RJS
Rachel Johanna Spencer
LAND ART INSTALLATION- ANIMALS AS AGENTS OF LANDSCAPE CHANGE

Overlook Field School

LAND ART INSTALLATION- ANIMALS AS AGENTS OF LANDSCAPE CHANGE

LAND ART INSTALLATION- ANIMALS AS AGENTS OF LANDSCAPE CHANGE

 IN TRANSITION   Agrilus planipennis  | Emerald Ash Borer +  Sciurus carolinensis  | Eastern Grey Squirrel

IN TRANSITION

Agrilus planipennis | Emerald Ash Borer + Sciurus carolinensis | Eastern Grey Squirrel

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 The Northeastern American forest has seen numerous fluctuations. From a Native American managed landscape to a substantial clear-cut to the present day loss of our Ash trees, the forest is constantly taking new form and shape. The Emerald Ash borer infestation, though significant in scope, is another opportunity for change. Around 70% of northeast Pennsylvania’s forests are made up of Ash trees. After the Emerald Ash Borer kills the prolific Ash tree population, the canopy loss will allow for new species to move in.

The Northeastern American forest has seen numerous fluctuations. From a Native American managed landscape to a substantial clear-cut to the present day loss of our Ash trees, the forest is constantly taking new form and shape. The Emerald Ash borer infestation, though significant in scope, is another opportunity for change. Around 70% of northeast Pennsylvania’s forests are made up of Ash trees. After the Emerald Ash Borer kills the prolific Ash tree population, the canopy loss will allow for new species to move in.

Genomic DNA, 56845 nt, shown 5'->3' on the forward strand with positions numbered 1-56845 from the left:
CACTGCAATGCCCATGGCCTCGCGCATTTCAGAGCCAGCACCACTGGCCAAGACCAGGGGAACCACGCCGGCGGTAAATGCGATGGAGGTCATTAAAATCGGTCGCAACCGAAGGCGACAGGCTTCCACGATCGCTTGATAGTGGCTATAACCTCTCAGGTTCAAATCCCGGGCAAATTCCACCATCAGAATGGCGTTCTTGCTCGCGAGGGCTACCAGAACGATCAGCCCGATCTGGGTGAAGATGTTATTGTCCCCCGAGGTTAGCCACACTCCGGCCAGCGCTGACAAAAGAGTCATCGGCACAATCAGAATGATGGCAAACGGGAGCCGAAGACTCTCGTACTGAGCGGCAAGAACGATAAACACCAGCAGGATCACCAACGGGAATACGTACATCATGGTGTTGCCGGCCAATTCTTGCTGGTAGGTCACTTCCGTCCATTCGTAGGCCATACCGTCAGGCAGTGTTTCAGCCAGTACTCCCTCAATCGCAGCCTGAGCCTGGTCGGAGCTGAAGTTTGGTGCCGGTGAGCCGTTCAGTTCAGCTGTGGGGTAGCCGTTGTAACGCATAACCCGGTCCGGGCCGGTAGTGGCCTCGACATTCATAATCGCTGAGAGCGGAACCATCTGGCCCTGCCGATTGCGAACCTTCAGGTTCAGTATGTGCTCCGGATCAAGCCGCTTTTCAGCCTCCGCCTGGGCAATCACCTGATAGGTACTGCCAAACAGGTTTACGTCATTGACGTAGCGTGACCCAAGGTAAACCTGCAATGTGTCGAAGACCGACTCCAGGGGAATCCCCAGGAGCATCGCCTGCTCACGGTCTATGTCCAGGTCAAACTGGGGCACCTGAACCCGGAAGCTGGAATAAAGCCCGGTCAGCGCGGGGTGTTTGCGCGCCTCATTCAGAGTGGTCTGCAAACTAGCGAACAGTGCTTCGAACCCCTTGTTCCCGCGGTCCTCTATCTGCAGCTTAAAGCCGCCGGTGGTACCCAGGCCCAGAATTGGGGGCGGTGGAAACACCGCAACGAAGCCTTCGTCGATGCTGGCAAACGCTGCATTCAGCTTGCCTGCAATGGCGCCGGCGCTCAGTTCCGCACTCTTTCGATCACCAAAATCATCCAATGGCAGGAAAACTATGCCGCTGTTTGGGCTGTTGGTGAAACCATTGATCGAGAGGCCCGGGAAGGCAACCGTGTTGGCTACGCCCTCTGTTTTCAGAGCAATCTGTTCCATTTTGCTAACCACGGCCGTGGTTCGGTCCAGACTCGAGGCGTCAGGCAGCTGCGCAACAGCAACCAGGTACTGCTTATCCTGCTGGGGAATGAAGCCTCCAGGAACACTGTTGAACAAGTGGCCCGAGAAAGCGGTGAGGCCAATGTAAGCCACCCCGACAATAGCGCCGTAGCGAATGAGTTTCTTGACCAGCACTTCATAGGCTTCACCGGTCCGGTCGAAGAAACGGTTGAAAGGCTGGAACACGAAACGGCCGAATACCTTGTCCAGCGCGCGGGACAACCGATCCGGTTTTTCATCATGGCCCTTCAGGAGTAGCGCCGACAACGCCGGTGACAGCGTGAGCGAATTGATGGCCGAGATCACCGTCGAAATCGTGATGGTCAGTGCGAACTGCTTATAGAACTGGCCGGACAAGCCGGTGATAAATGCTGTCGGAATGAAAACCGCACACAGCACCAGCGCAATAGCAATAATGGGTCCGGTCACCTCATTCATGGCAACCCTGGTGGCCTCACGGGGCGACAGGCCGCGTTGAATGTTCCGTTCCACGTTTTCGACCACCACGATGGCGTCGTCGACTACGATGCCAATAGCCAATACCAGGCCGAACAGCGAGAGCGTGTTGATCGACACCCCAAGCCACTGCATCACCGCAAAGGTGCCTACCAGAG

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 This piece looks to the past and future simultaneously. By removing the bark of the dying Ash tree and painting the trails of the Emerald Ash Borer, we render the invisible visible, marking the act that killed the tree.The other side of the tree holds seed boxes for squirrels. As the squirrel caches the nuts, they are planting potential seeds that can grow, thrive, and change the shape of our forests once again.

This piece looks to the past and future simultaneously. By removing the bark of the dying Ash tree and painting the trails of the Emerald Ash Borer, we render the invisible visible, marking the act that killed the tree.The other side of the tree holds seed boxes for squirrels. As the squirrel caches the nuts, they are planting potential seeds that can grow, thrive, and change the shape of our forests once again.

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CONTRIBUTING TEAM MEMBER JILL STONE

CONTRIBUTING TEAM MEMBER JILL STONE